Thanks to the magic of compound interest, even a sub 1% per year growth rate has big effects over a 50 year period of time.

      Characterizing the slowest population growth rate of modern times as a “population explosion” due to “mass immigration” is hyperbolic and misleading.

      That said, your point about our food supply and built environments being the most significant contributors to greenhouse gas emissions is correct.

      • 0 avatar
        highdesertcat

        And right you are. That’s why the US has such lax immigration policies. We need the people to do the work AND pay taxes to sustain the promises made by politicians decades ago.

        Without illegal immigration and visa-squatters we would not enjoy many of the foods we eat and hi-tech gadgets we toy with.

        There are plenty of Americans who are unemployed and living off welfare in America, but many are too proud to work or too stupid to qualify for hi-tech jobs.

      • 0 avatar

        Wrong. We would be growing even without any immigration, albeit slowly. And while we have had low growth since the big recession, the Pew Center is widely considered to be an accurate source. But we’ve still added close to 20 million immigrants since the millennium. And that additional 100 million over the next 50 years is nearly 33% growth in that time. To put it another way, that’s one New York State population equivalent per decade. So, no, that’s not hyperbolic or misleading.

        • 0 avatar
          Xeranar

          No, it’s still hyperbolic because we’re only adding 1/3rd to the population over that 50 years.

          In perspective:

          1900-1950 – 99% increase

          1950-2000 – 86% increase

          So a 33% increase is actually a decline over the previous century.

          • 0 avatar
            kosmo

            The historical data you provide in no way makes his claim that a 33% population increase in 50 years will be significant in many ways.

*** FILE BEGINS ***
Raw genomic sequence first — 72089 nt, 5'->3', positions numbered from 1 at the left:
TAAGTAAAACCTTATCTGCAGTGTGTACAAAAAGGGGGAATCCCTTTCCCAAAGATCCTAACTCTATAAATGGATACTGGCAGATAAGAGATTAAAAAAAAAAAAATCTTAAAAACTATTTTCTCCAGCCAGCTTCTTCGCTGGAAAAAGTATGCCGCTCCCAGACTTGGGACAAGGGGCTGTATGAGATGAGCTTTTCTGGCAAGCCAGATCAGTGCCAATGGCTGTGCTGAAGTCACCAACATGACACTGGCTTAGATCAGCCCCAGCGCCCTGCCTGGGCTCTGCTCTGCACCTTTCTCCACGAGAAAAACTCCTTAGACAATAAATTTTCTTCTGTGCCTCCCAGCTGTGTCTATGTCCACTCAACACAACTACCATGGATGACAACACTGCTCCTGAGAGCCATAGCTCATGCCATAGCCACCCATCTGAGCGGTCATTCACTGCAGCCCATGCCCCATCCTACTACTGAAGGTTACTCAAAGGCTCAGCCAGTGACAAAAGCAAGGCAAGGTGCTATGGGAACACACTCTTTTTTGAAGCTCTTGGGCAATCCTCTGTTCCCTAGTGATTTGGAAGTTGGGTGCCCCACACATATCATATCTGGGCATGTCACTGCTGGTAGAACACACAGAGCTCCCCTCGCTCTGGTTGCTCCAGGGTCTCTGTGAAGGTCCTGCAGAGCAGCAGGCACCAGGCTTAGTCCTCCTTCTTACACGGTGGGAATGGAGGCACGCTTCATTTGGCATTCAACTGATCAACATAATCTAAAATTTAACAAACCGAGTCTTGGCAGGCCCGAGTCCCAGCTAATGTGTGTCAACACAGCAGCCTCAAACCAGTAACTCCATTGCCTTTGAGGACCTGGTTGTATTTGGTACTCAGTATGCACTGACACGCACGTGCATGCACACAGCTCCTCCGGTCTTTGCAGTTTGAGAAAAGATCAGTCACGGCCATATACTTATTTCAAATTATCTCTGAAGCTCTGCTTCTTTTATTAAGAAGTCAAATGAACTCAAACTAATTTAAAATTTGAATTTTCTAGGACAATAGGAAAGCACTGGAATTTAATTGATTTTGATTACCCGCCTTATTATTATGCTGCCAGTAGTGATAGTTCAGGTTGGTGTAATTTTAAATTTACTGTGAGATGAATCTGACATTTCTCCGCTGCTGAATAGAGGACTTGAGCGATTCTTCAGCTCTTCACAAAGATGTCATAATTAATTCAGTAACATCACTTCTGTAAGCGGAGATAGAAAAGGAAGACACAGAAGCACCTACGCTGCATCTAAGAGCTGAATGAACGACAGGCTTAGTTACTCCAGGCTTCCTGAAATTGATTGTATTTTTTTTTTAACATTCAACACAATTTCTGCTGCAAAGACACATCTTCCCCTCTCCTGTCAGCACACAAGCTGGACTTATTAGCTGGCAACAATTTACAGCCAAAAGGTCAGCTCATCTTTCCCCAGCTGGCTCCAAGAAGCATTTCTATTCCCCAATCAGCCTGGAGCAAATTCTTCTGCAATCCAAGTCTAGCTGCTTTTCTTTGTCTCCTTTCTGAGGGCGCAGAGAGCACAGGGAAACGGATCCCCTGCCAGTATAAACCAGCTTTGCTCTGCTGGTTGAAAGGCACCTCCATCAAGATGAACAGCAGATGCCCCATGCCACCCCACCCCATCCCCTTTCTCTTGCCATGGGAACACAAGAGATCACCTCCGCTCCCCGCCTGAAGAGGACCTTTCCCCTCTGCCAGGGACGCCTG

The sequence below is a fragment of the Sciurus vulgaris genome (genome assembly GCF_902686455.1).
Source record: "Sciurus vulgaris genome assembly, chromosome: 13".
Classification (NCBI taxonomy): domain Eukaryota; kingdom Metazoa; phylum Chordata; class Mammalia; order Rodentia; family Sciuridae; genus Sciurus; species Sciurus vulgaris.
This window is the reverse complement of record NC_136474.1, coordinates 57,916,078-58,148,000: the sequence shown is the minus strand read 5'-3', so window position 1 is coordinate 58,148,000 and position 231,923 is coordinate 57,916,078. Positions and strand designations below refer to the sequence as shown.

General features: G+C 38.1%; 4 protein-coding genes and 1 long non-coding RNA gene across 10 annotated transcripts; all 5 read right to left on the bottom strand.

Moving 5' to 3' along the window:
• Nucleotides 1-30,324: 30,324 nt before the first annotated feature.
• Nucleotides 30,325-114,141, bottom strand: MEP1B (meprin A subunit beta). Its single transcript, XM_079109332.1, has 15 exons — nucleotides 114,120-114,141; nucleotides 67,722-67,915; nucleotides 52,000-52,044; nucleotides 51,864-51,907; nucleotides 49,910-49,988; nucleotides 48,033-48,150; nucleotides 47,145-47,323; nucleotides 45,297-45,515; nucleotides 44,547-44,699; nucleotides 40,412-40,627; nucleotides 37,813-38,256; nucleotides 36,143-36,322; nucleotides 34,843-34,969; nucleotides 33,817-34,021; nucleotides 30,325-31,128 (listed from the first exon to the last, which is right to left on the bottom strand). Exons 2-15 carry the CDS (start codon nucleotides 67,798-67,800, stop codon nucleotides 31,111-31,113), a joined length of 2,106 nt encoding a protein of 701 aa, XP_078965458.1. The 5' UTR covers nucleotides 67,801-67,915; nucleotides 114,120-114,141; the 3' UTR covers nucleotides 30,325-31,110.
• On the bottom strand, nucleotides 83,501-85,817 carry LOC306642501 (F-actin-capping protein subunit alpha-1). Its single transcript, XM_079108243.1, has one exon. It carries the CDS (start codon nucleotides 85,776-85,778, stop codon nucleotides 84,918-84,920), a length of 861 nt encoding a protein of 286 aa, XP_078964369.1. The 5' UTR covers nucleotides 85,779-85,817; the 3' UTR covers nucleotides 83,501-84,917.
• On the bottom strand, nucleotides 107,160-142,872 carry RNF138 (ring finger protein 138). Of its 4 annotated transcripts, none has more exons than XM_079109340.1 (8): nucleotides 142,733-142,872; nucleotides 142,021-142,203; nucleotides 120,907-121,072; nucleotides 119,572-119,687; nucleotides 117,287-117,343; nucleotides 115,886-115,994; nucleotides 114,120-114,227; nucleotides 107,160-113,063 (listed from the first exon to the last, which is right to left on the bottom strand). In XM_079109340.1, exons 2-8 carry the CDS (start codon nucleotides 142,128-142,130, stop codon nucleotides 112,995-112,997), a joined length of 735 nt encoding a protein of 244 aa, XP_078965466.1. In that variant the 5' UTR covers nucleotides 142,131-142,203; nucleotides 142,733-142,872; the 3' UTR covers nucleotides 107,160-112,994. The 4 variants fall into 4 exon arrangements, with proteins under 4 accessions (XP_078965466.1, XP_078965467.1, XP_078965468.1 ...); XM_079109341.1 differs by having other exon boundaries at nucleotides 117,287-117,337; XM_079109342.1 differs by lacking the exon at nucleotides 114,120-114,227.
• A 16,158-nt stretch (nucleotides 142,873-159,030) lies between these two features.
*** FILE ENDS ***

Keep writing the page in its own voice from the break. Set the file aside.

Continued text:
• avatar
    jmo

    Given the plunging price of batteries, the vastly simpler nature of an electric motor, the fact that an electric vehicle can use a single speed transmission, etc. I wonder how much cheaper electrics will be than an equivalent ICE vehicle? Would a 2050 electric Accord be $18k vs. $23k for an ICE Accord in todays’s dollars?

    • 0 avatar
      nickoo

      This. I dont think average person realizes how close we are to the battery electric tipping point. I closely follow the ev industry and the innovative nature of current battery development and especially the lower costs that are coming allow me to confidently say its less than 10 years away. By 2050, internal combustion will be for enthusiasts, niche applications and trucks. The majority will be happy to drive superior evs by then.

    • 0 avatar
      redav

      Most people focus on initial purchase price. But if you look at total lifecycle cost, EVs are already competitive. Fueling on electrons can save $10k over the life of the vehicle.

      I don’t think EVs’ initial purchase price has to be as low as an ICE’s to hit the tipping point. If it becomes similar in price as an engine upgrade, that may be enough.

  • avatar
    bertvl